Published by Stanley/Barker, Paul Guilmoth’s new photo book is a loving and nostalgic ode to the garden
When you imagine the luscious grounds of a garden, a handful of nostalgic emblems may rise to the surface: first the feeling of freedom, prancing through the long grass in the warm and sunny spells of summer – care-free and revelling in the goods that nature has provided. The second, a sense of safety, evoked by the familiar four walls of fencing or shrubbery. The garden, in this sense, is a sacred place and will remain to be one that’s loaded with memory – personal history – for those who enter. But how many have visited the leafy grounds at night, indulging in the moonlit shadows of the fauna as the spider webs thread from branch to branch?
Paul Guilmoth, a photographer based in New England, does just that in a new book aptly named At The Night Garden, which is now published by Stanley/Barker. Conceived through a stark yet weirdly calming monochrome lens, we see myriad of emblematic features prevail – the silky web taking on a sculptural form, the flash-lit structures of the leafs and bushes, and the glowing faces of their subjects only visible through the silver torch of the sky. But along with the magical, there’s also a sense of eeriness and longing that protrudes from the work. We observe the somewhat blank expressions of the people he photographs – their family and loved ones – as they stand hauntingly, sometimes posing and other times candidly raising an arm or glance, or cradling their head on a bed of florals. Their postures, along with the carefully chosen landscape of garden beds and trees, are more than aesthetic compositions: they’re telling us a story, Paul’s own personal story.
Not only is it an elegy to a queer world and identity, At The Night Garden is also lovingly dedicated to Trula Drinkard-Goolsby, who died on July 17 2021 after one last day spent laying in the field – the setting at which Paul decided to centre this photographic study. “The week before Trula died,” says Paul, “she began spending entire days reclined in her field. Her body would be so still we’d come up closer to be sure she hadn’t left us. A slight movement of her head chasing a loose swallow, or a finger grazing a plucked blade of grass was enough. Tuesday night she had come into the kitchen after a particularly long 12 hours in her field. Her hair disheveled like a bird nest. She looked at a rhubarb stalk on the table and said to us ‘all this time I’ve never seen the flowers growing, but they’re taller every morning.’”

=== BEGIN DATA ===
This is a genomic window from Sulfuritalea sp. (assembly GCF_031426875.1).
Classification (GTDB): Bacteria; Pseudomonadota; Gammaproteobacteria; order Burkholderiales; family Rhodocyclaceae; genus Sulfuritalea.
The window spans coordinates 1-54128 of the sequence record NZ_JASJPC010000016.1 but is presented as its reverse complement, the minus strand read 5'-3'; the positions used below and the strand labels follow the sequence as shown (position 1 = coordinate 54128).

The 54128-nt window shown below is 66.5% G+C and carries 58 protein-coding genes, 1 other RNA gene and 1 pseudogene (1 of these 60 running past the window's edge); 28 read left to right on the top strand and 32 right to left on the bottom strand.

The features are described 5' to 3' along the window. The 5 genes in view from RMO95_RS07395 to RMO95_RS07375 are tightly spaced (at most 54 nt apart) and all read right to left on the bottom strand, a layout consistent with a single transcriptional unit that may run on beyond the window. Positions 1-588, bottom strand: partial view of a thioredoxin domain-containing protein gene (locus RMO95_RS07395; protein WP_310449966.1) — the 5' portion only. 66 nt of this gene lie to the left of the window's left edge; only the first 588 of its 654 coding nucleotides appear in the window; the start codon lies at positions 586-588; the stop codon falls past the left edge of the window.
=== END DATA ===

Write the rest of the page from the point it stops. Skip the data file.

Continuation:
For Trula, as perceived through this visual narrative, the garden is the safe space at which she spent her very last moments. It’s symbolic in a multitude of ways, nodding to the cycle of life and biorhythm of the natural world; commencing with energetic shots of place and people, the book’s sequence then concludes with an illuminated cave-like door that alludes to a passage. Once a human dies, do they then reincarnate into the lands, the trees and grasses, in which they passed? It’s humbling to think of it in that way, imagining the environment as a place that houses the memories of our loved ones.
Paul’s At The Night Garden beholds many spiritual and religious references, from baptisms to funerals, to birth, folklore and the fragility of life. Multilayered and allegorical, it shows the non-permanence of everything around us, plus the uniquely human desire to preserve the things that we hold dearly – the garden, here, serving as the archive. So to make sense of the work in all but a sentence or two would be a tricky one, because most – if not all – will relate to the pictures in some form of another, giving the photographs new meaning with each and every viewing. It’s like a dreamworld, a place of past and present in which Paul records their memories of Trula. It’s a story that never ends so long as Paul, and we, will remember.
Paul’s At The Night Garden is available at Stanley/Barker